Photo by Lorie Palmer
Shane Henry, Syringa Hospital Pharmacist, talks to the board of trustees about his job duties.
As of Friday, June 29, 2018
GRANGEVILLE “Retail pharmacy is a whole other story: I love hospital pharmacy – it’s why I got into the business,” said Shane Henry.
Henry is the pharmacist for Syringa Hospital and he made a presentation to the trustees at the June 26 board meeting.
Henry, who started working at the hospital in 2006 and came on as the full-time pharmacist in 2011, works Mondays through Fridays, 6 a.m. to 6 p.m.; he is physically on campus 8 a.m. to 2 p.m. and works remotely the remaining hours. There is also a part-time pharmacy technician at Syringa who works Monday-Wednesday-Friday, 8 a.m. to 2 p.m.
“One of the main jobs is to refill the Pyxis daily,” Henry explained. There are two of these mini-pharmacy dispensers (one on the main floor and one in the emergency room). These cabinet-type of devices hold a vast array of medications, the drawers and cubbies where each medication is kept will only open if the correct computer interfacing is completed (such as scanning a patient’s wrist band, then the medication code as well).
“This helps to ensure each patient is given the proper dosage, at the correct time,” he explained.
Nurses are the main people to work with Pyxis and interact with the patients.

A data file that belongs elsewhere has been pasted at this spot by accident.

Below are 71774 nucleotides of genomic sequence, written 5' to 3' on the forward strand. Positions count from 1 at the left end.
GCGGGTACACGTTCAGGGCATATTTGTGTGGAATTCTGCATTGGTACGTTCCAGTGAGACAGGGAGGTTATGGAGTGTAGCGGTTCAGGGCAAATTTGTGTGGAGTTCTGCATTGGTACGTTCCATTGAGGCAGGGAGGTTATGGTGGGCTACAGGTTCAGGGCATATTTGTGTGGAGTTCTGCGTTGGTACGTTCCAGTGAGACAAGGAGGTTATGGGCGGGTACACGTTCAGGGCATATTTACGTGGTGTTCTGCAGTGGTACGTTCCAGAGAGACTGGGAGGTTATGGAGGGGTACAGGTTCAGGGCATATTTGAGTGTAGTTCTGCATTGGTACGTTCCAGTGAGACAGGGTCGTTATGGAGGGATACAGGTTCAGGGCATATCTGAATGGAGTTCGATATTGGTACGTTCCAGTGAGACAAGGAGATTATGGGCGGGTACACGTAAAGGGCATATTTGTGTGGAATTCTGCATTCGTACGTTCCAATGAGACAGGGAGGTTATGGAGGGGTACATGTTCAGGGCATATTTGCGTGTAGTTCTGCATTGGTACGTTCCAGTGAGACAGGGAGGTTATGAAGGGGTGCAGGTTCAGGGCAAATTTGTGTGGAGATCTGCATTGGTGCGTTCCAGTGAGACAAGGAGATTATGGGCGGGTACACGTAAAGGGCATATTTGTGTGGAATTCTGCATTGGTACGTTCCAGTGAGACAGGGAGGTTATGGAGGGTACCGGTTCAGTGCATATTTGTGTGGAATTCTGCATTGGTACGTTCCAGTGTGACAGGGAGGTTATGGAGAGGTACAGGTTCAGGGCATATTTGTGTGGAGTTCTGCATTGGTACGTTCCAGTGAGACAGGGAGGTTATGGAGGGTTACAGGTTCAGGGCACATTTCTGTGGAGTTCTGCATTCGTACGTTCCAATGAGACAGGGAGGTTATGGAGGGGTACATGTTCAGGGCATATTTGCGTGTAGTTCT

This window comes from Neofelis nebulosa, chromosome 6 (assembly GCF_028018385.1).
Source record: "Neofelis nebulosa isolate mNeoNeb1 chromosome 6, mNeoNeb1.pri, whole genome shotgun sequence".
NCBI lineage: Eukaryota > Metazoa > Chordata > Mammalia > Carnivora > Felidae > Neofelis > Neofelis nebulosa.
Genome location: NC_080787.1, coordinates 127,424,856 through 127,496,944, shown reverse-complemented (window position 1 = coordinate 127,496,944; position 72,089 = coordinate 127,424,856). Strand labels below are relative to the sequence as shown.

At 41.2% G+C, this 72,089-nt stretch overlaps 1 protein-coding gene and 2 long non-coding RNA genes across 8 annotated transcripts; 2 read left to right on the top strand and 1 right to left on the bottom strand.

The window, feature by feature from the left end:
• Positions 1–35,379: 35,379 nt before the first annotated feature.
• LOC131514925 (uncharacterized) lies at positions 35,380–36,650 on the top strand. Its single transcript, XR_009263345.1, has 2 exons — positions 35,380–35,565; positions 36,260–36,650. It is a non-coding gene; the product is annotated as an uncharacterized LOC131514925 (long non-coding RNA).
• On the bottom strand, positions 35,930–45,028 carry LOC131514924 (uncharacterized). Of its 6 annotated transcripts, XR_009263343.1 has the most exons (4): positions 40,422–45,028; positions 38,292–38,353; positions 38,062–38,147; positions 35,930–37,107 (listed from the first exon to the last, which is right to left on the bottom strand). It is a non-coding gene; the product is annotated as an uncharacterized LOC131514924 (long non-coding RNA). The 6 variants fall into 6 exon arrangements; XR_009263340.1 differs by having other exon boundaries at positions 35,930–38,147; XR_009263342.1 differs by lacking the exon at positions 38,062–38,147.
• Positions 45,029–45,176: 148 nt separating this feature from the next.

“What happens if this goes out of order?” asked board chair Al Bolden of White Bird.
“Well, so far that hasn’t happened,” Henry smiled, explaining they have 24-hour tech support. The Pyxis are on lease from a company at a cost of about $1,500 per month, CEO Betty Watson added.
Board vice-chair Steve Didier, Kooskia, asked if there is much of a problem with expired drugs.
Henry explained the system lets them know of any expired drugs and he can then adjust any future orders based on usage. Many of the drugs in the Pyxis are custom-inserted and available for hospital patients during their stays.
Henry is also responsible for anticoagulation and diabetes clinics and education, and spends time with primary care providers, nurses and patients as needed. He has to verify each order – prescription – that comes through and make sure there are no adverse drug interactions and that patients know about any possible side effects.
“This has been a great presentation for me to hear,” said trustee Jim May of Kooskia. “It’s enlightened me – now I don’t just see you as counting out pills in some dark room.”
Henry touched briefly on a question on opiate usage, saying problems in that area are usually caught before prescriptions ever come his way, and drug shortages, saying, “Yes, saline can still be difficult at times since the hurricane wiped out a large plant in Puerto Rico” where the saline was manufactured.
Board chair Al Bolden asked about in-house compounding capabilities and Henry said a pharmacy hood has been ordered and when that arrives and is installed, options will open up for compounding. The hood provides a sterile area where it’s safe to combine prescriptions without fear of contamination.